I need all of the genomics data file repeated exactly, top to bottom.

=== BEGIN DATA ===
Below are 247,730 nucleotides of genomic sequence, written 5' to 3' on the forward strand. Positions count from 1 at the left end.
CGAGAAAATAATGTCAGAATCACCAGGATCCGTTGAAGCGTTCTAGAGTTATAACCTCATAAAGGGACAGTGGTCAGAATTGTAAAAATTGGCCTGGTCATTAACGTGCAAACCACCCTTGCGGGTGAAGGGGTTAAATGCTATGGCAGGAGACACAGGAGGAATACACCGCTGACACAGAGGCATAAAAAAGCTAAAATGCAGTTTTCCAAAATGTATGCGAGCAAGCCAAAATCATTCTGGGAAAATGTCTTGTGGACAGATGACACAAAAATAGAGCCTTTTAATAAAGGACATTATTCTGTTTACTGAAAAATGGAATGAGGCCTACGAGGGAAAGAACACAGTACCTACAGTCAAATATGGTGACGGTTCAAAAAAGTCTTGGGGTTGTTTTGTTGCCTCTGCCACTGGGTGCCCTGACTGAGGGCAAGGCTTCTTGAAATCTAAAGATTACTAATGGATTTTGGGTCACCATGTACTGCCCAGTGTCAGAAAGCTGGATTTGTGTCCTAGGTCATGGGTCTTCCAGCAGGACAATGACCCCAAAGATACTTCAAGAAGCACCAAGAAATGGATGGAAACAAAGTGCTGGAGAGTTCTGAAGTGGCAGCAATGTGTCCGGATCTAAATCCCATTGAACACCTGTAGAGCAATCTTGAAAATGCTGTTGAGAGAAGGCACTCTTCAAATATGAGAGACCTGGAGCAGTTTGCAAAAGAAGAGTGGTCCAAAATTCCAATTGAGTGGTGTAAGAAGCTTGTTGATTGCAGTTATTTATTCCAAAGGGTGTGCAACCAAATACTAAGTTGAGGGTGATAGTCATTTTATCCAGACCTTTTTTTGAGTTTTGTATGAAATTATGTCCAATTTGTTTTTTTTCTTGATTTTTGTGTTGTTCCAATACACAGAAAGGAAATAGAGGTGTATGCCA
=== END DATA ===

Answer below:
Below are 247,730 nucleotides of genomic sequence, written 5' to 3' on the forward strand. Positions count from 1 at the left end.
CGAGAAAATAATGTCAGAATCACCAGGATCCGTTGAAGCGTTCTAGAGTTATAACCTCATAAAGGGACAGTGGTCAGAATTGTAAAAATTGGCCTGGTCATTAACGTGCAAACCACCCTTGCGGGTGAAGGGGTTAAATGCTATGGCAGGAGACACAGGAGGAATACACCGCTGACACAGAGGCATAAAAAAGCTAAAATGCAGTTTTCCAAAATGTATGCGAGCAAGCCAAAATCATTCTGGGAAAATGTCTTGTGGACAGATGACACAAAAATAGAGCCTTTTAATAAAGGACATTATTCTGTTTACTGAAAAATGGAATGAGGCCTACGAGGGAAAGAACACAGTACCTACAGTCAAATATGGTGACGGTTCAAAAAAGTCTTGGGGTTGTTTTGTTGCCTCTGCCACTGGGTGCCCTGACTGAGGGCAAGGCTTCTTGAAATCTAAAGATTACTAATGGATTTTGGGTCACCATGTACTGCCCAGTGTCAGAAAGCTGGATTTGTGTCCTAGGTCATGGGTCTTCCAGCAGGACAATGACCCCAAAGATACTTCAAGAAGCACCAAGAAATGGATGGAAACAAAGTGCTGGAGAGTTCTGAAGTGGCAGCAATGTGTCCGGATCTAAATCCCATTGAACACCTGTAGAGCAATCTTGAAAATGCTGTTGAGAGAAGGCACTCTTCAAATATGAGAGACCTGGAGCAGTTTGCAAAAGAAGAGTGGTCCAAAATTCCAATTGAGTGGTGTAAGAAGCTTGTTGATTGCAGTTATTTATTCCAAAGGGTGTGCAACCAAATACTAAGTTGAGGGTGATAGTCATTTTATCCAGACCTTTTTTTGAGTTTTGTATGAAATTATGTCCAATTTGTTTTTTTTCTTGATTTTTGTGTTGTTCCAATACACAGAAAGGAAATAGAGGTGTATGCCA